OPINION: The pill needs to be free now

Image displays four colored birth control pill packs.
(Greta Long • The Student Life)

Gender, equality, health care. I know you faithful readers of The Student Life see these topics in our opinions headlines nearly every issue, which is why I’ve been trying to write about refreshing news such as children’s books and music platforms. Alas, I can no longer suppress my political commentary for the sake of a break in your news feed.

Not to mention, my last article didn’t make it to TSL’s print newspaper, so in an effort to get back at the editors, I’m writing to you this week about something they will not be able to deny printing: the cost of birth control, the sexism behind that cost and how President Donald Trump is making everything so much worse. 

When I was in high school, my sister, an intelligent, feisty liberal with superior knowledge of right and wrong, was constantly mad at the high prices of tampons. Her argument was fueled by two causes.

One was my mom’s refusal to buy tampons for her, which made my sister constantly upset by the loss of $7 for cotton. Second was tampons’ absurdly high cost, especially when you consider the fact that our good-for-nothing counterparts, men, don’t have to factor at least $14 into their monthly budgets for cotton bullets.

My sister’s anger at this situation has stayed with me for four years. Maybe because she took me to the pharmacy with her every month to buy tampons, and every single month, I had to listen to her rant about our mother and the patriarchy, two very heated topics. 

But what kept me thinking about it, beyond my sister’s angst, was the application of her frustration to birth control in America.

For the sake of my argument, let’s all pretend we’re heterosexual women having intercourse with gentlemen. Let’s now assume these gentlemen I mention are smart enough to supply a condom every time. A real stretch here — I know, guys — but stick with me.

Even if that is happening, most women are still expected to be, and many want to be, on some form of birth control. The cheapest and most accessible birth control is currently the pill. And still, it’s not really that cheap.

According to the National Women’s Health Network, most birth control pills cost anywhere from $20 to $50 per month. Tack on the minimum of $14 for tampons each month and you’re looking at a hefty portion of women’s monthly salary devoted to vagina maintenance, something we did not ask for in the first place.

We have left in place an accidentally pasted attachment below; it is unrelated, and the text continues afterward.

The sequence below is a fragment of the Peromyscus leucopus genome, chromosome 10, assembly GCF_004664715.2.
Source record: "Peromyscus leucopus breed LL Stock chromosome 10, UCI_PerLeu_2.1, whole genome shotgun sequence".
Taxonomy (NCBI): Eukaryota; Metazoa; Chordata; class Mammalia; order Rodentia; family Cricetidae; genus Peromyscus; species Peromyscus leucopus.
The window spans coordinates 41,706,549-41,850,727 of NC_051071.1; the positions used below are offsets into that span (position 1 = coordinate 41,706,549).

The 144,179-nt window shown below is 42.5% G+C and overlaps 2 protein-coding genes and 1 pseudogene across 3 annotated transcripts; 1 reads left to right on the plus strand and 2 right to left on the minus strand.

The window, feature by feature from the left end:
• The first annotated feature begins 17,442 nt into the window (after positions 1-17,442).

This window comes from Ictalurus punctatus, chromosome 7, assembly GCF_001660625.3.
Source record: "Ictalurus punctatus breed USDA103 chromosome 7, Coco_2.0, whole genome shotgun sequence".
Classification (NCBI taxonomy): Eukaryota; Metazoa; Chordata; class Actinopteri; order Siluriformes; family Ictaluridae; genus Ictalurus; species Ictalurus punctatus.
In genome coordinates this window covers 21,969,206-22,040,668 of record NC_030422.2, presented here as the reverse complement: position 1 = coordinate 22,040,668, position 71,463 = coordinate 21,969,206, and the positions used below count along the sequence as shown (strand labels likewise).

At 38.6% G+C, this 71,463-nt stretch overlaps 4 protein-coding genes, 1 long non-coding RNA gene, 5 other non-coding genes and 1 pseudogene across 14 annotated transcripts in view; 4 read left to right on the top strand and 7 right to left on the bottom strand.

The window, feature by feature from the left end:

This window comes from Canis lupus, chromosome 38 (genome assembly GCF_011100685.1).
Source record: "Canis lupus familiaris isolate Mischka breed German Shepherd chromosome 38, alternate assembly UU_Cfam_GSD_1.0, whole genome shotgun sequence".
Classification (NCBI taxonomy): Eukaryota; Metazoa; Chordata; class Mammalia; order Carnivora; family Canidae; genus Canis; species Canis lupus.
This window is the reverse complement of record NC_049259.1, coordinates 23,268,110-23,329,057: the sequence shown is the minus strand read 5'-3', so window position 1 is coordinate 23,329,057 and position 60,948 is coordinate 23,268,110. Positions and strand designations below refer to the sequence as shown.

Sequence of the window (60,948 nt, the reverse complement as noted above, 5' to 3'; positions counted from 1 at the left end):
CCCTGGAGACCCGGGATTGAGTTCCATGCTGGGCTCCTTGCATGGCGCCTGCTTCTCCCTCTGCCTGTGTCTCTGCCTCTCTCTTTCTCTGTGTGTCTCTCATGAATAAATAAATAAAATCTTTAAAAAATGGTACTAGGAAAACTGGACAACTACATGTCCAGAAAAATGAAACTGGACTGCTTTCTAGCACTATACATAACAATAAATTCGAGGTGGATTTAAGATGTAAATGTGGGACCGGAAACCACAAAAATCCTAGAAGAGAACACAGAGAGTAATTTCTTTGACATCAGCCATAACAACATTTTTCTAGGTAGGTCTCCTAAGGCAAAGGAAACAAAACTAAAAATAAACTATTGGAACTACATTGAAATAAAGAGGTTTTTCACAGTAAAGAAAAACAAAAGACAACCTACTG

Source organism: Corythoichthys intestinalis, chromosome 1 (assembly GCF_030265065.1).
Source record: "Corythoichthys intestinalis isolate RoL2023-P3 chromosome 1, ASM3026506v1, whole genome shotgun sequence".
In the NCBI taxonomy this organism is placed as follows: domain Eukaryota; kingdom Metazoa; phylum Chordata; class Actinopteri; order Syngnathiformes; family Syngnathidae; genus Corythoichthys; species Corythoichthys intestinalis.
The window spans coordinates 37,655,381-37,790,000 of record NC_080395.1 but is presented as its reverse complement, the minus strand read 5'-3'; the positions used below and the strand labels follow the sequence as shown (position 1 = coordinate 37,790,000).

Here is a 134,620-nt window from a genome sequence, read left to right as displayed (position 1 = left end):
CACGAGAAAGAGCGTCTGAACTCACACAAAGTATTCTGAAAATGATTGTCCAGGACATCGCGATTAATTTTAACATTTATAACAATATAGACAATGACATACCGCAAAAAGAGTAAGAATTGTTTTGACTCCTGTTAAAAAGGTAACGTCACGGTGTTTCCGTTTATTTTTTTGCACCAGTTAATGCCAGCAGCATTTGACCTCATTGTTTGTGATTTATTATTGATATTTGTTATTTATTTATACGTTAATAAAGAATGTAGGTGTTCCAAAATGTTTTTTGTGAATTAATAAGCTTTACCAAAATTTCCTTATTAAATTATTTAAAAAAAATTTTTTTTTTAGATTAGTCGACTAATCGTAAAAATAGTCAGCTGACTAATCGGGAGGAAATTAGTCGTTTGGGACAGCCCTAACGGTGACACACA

These costs are especially sexist because we’re not being paid the same as men to begin with. Not to mention the pink tax, a little known devil that charges women more than men for the same products. These products range from razors to calculators and usually the only difference between the items is that one is pink and the other isn’t.

There’s even an online calculator that lets you enter your birthday and then tells you how much the pink tax has cost you so far. The patriarchy owes me $26,027. Not-so-coincidentally, my birth control pills are pink …

Condoms, the birth control men are supposed to provide, cost less than a dollar each and can be found all over college campuses, and many other public places, for FREE. Value boxes for condoms — at least 36 individual condoms — cost $15.

The birth control industry is patriarchal enough as is. The assumption that women should be the ones to alter their hormones in an attempt to avoid unwanted pregnancy — which takes a much bigger toll on women than men, I might add — while men merely have to carry around a $1 piece of latex or what have you, if that, is so messed up. 

When we’re thinking about all that sexism, the cost difference between birth control methods and the gender pay gap, it becomes disturbingly clear that women are really being screwed over in this country. 

If there was one good nugget of news to glom onto during this horrible time of women’s rights, it’s the Affordable Care Act. Thanks to Big Man #44 (Barack Obama), health care providers are required to provide birth control for free to all patients.

Unfortunately, some health care providers are only willing to provide a select couple of brands that don’t always work for every woman. In addition, according to America’s Health Rankings, over 12 percent of American women remain uninsured. It’s all too obvious that this 12 percent likely consists of women who need free, accessible birth control the most. 

So forget that I even brought the ACA up as a nugget of positivity because Big Idiot #45 (Donald Trump) is doing everything he can to get rid of it. As recently as Feb. 10, Trump announced plans to cut one trillion dollars worth of funding to Medicaid and the ACA.

In addition, the Supreme Court announced Monday that it would be reviewing Obamacare for the third time under Trump, and possibly ending it, later this year in the case California v. Texas. With a case name like that and the Supreme Court we have, it’s hard to see California winning this one.

Even though the World Health Organization recognizes the international right to health care in their constitutions, we are being inhumanely denied our rights as humans and women. If the patriarchal system of making women solely responsible for birth control is going to be upheld, it at least needs to be free and accessible to everyone.

Georgia Scott PZ ’23 is an idiot because ripping on her editors in the second paragraph will certainly not propel her career.

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